had developed a connection to the dead energy and when he felt it begin to
trickle out of his realm, it caught his interest.
Baannat watched the flow
carefully. When the pull became stronger, his annoyance grew once more. Despite
the momentary diversion the pilfering allowed, it angered him that anyone would
dare steal what he felt was his and his alone. But again, he held his wrath.
Even as his disturbed emotions bubbled with fury, he could not dismiss the fact
that the brazen act offered a diversion... and possibly an opportunity.
While he could not open portals to
escape his prison of shadow, he had limited access into other existences. He
could influence creatures outside of his shadowed realm, reach into the dark
lands or even into Uton with subtle manipulations. Yes, the theft of his magic
was an affront to his nonexistence, but the slink ghoul was always willing to
take advantage of someone else's mistake... and misfortune.
"It can't be the same
one," Sy Fenden growled. "They're quick, but river rogues don't
travel that fast, especially on dry land."
"How'd they get inside the
walls?" the soldier who just offered the news of another sighting asked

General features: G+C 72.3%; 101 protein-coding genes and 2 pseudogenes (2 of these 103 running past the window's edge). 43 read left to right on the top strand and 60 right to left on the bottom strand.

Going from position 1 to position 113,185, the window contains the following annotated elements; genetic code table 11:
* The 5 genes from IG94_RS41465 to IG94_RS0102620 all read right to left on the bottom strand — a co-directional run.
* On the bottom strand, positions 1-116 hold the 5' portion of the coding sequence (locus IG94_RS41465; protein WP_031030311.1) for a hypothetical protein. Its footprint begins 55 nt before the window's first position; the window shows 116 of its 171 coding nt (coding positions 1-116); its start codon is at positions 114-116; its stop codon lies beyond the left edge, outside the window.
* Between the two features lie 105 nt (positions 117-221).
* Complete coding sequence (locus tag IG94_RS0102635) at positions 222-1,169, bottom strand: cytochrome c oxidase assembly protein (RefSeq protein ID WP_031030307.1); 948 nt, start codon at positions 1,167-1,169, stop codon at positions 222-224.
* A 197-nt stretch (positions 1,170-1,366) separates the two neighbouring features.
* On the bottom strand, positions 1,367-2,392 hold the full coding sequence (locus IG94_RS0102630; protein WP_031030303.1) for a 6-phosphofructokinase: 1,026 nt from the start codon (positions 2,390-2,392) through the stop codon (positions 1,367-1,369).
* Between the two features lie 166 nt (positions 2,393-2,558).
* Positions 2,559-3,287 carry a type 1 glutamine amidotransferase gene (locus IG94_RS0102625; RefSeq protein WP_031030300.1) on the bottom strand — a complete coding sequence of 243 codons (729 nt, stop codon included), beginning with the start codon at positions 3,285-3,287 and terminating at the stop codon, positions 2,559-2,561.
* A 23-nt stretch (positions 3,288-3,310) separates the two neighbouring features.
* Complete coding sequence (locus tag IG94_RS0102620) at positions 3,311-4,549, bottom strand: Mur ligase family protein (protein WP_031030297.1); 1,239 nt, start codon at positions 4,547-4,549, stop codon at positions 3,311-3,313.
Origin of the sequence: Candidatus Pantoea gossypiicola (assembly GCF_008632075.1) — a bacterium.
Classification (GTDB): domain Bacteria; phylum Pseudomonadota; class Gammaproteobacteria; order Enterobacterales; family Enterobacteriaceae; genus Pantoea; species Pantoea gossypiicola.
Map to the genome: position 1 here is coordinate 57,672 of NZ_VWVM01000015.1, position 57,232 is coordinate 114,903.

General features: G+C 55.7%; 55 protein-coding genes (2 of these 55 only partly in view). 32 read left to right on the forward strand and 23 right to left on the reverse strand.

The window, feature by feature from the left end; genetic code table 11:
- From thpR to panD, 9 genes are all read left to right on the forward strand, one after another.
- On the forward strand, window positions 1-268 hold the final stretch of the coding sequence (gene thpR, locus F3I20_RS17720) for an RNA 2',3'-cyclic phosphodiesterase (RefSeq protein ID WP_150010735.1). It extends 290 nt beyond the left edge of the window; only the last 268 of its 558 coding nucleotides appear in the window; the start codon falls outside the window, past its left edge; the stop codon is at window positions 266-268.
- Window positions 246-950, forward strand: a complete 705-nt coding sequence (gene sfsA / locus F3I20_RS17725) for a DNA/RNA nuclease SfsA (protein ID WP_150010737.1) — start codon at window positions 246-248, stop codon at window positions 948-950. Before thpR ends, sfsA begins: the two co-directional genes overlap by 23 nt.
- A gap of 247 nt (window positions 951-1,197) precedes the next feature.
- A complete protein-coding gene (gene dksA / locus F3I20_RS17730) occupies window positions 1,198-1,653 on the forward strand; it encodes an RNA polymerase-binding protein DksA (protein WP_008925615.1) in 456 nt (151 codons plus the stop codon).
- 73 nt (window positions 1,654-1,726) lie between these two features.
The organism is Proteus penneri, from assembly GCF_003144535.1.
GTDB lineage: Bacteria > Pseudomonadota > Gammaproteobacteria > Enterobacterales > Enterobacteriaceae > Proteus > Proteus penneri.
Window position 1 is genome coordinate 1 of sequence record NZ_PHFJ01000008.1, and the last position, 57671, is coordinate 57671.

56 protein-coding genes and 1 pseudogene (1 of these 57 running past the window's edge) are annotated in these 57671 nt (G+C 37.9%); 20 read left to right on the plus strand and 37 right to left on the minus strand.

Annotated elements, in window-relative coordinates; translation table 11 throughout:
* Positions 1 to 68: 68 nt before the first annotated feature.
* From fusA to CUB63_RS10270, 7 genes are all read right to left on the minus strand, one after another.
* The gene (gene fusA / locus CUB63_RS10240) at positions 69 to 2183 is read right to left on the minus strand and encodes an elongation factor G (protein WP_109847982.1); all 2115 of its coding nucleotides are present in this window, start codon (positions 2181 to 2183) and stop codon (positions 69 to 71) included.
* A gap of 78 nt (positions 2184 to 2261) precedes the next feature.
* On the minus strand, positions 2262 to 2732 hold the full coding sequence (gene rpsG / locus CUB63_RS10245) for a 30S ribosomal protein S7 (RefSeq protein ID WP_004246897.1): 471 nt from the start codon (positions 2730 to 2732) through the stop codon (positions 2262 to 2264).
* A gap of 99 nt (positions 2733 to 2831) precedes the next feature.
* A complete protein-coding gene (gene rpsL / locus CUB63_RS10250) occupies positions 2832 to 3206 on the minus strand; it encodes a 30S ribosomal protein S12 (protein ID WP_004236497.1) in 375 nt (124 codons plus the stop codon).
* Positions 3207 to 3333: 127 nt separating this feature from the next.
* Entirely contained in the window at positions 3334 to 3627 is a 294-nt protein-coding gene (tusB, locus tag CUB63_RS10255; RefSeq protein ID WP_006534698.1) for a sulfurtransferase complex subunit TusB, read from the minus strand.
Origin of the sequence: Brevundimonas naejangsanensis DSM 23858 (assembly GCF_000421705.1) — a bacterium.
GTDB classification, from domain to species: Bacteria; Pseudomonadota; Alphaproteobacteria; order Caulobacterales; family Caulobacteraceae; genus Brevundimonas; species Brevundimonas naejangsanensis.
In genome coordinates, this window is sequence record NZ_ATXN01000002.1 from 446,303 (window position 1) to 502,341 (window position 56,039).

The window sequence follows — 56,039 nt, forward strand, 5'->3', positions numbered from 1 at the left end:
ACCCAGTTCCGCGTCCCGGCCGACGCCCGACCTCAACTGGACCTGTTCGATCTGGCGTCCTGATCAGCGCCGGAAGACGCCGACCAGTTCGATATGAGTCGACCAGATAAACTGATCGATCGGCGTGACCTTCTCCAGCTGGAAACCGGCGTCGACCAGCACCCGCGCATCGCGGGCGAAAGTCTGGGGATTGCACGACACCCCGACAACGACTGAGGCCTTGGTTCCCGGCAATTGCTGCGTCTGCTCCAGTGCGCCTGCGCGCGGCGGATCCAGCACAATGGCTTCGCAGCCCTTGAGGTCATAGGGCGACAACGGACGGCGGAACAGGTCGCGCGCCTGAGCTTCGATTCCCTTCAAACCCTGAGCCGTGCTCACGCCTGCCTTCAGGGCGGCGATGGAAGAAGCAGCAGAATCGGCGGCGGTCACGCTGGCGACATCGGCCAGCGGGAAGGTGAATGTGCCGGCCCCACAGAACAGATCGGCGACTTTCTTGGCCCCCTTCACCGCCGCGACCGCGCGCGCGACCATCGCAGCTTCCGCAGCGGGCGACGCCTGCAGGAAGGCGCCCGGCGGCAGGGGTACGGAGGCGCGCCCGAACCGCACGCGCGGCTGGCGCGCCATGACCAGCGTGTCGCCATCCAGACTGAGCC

Burbon's captain of the guard.
"My guess? The drainage
ditches that run under the walls," the captain offered without much doubt.
"We have to let the water go somewhere... not too unreasonable to assume
at least one of these things would eventually follow the water flow, especially
with all the rain we've been having."
"But the ditches are gated at
the walls," the soldier responded.
"The gates rust and these
things are strong," Sy noted. "At daybreak, we'll check the grates.
I'm betting at least one will have been pulled free. It's not a surprise. The
only surprise is that more than one came in during the same time. Blast, I
thought these things were more territorial."
The guard captain considered his
options. His first concern was for the safety of Burbon's citizens.
"With two of them roaming
around, we're going to have to issue an alarm. I was hoping to isolate the
first one without causing too much clamor—didn't want to agitate it—but I can't
risk it. Inform the tower guards to signal a breach warning. Immediate
shelter... with no exceptions." That was all the soldier would need to
send to the towers, but Sy expanded on his orders to make them clear.
"Everyone goes to the nearest shelter and stays put. I want everyone
inside as soon as possible. I don't want people trying to race home."